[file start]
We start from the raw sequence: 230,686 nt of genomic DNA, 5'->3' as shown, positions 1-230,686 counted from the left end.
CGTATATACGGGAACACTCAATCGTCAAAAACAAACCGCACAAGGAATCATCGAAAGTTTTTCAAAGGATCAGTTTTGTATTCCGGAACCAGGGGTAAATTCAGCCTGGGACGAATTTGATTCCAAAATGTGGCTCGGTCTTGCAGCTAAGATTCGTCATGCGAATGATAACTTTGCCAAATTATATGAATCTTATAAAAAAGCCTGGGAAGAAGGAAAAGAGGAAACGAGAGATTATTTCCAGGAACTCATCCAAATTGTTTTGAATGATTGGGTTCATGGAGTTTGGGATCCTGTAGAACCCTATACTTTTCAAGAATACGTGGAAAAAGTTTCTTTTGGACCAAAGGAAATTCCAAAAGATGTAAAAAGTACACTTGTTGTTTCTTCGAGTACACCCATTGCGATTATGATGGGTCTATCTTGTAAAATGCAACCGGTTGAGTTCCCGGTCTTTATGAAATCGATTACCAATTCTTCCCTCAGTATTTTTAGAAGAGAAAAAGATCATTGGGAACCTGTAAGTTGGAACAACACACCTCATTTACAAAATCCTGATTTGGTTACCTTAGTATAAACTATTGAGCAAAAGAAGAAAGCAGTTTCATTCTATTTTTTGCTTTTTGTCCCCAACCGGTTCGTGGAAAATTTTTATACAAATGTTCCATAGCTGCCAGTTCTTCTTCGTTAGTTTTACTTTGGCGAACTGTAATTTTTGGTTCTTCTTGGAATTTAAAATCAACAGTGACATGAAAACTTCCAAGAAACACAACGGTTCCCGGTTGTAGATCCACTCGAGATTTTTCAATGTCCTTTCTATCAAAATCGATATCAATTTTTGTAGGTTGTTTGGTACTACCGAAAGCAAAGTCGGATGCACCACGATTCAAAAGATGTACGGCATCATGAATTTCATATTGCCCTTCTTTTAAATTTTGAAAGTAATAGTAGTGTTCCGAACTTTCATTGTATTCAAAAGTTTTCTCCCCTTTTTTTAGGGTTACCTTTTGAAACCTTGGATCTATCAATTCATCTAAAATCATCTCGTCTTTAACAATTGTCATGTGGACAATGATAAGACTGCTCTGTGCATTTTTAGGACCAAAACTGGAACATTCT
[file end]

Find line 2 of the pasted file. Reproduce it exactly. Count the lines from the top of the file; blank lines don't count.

CGTATATACGGGAACACTCAATCGTCAAAAACAAACCGCACAAGGAATCATCGAAAGTTTTTCAAAGGATCAGTTTTGTATTCCGGAACCAGGGGTAAATTCAGCCTGGGACGAATTTGATTCCAAAATGTGGCTCGGTCTTGCAGCTAAGATTCGTCATGCGAATGATAACTTTGCCAAATTATATGAATCTTATAAAAAAGCCTGGGAAGAAGGAAAAGAGGAAACGAGAGATTATTTCCAGGAACTCATCCAAATTGTTTTGAATGATTGGGTTCATGGAGTTTGGGATCCTGTAGAACCCTATACTTTTCAAGAATACGTGGAAAAAGTTTCTTTTGGACCAAAGGAAATTCCAAAAGATGTAAAAAGTACACTTGTTGTTTCTTCGAGTACACCCATTGCGATTATGATGGGTCTATCTTGTAAAATGCAACCGGTTGAGTTCCCGGTCTTTATGAAATCGATTACCAATTCTTCCCTCAGTATTTTTAGAAGAGAAAAAGATCATTGGGAACCTGTAAGTTGGAACAACACACCTCATTTACAAAATCCTGATTTGGTTACCTTAGTATAAACTATTGAGCAAAAGAAGAAAGCAGTTTCATTCTATTTTTTGCTTTTTGTCCCCAACCGGTTCGTGGAAAATTTTTATACAAATGTTCCATAGCTGCCAGTTCTTCTTCGTTAGTTTTACTTTGGCGAACTGTAATTTTTGGTTCTTCTTGGAATTTAAAATCAACAGTGACATGAAAACTTCCAAGAAACACAACGGTTCCCGGTTGTAGATCCACTCGAGATTTTTCAATGTCCTTTCTATCAAAATCGATATCAATTTTTGTAGGTTGTTTGGTACTACCGAAAGCAAAGTCGGATGCACCACGATTCAAAAGATGTACGGCATCATGAATTTCATATTGCCCTTCTTTTAAATTTTGAAAGTAATAGTAGTGTTCCGAACTTTCATTGTATTCAAAAGTTTTCTCCCCTTTTTTTAGGGTTACCTTTTGAAACCTTGGATCTATCAATTCATCTAAAATCATCTCGTCTTTAACAATTGTCATGTGGACAATGATAAGACTGCTCTGTGCATTTTTAGGACCAAAACTGGAACATTCT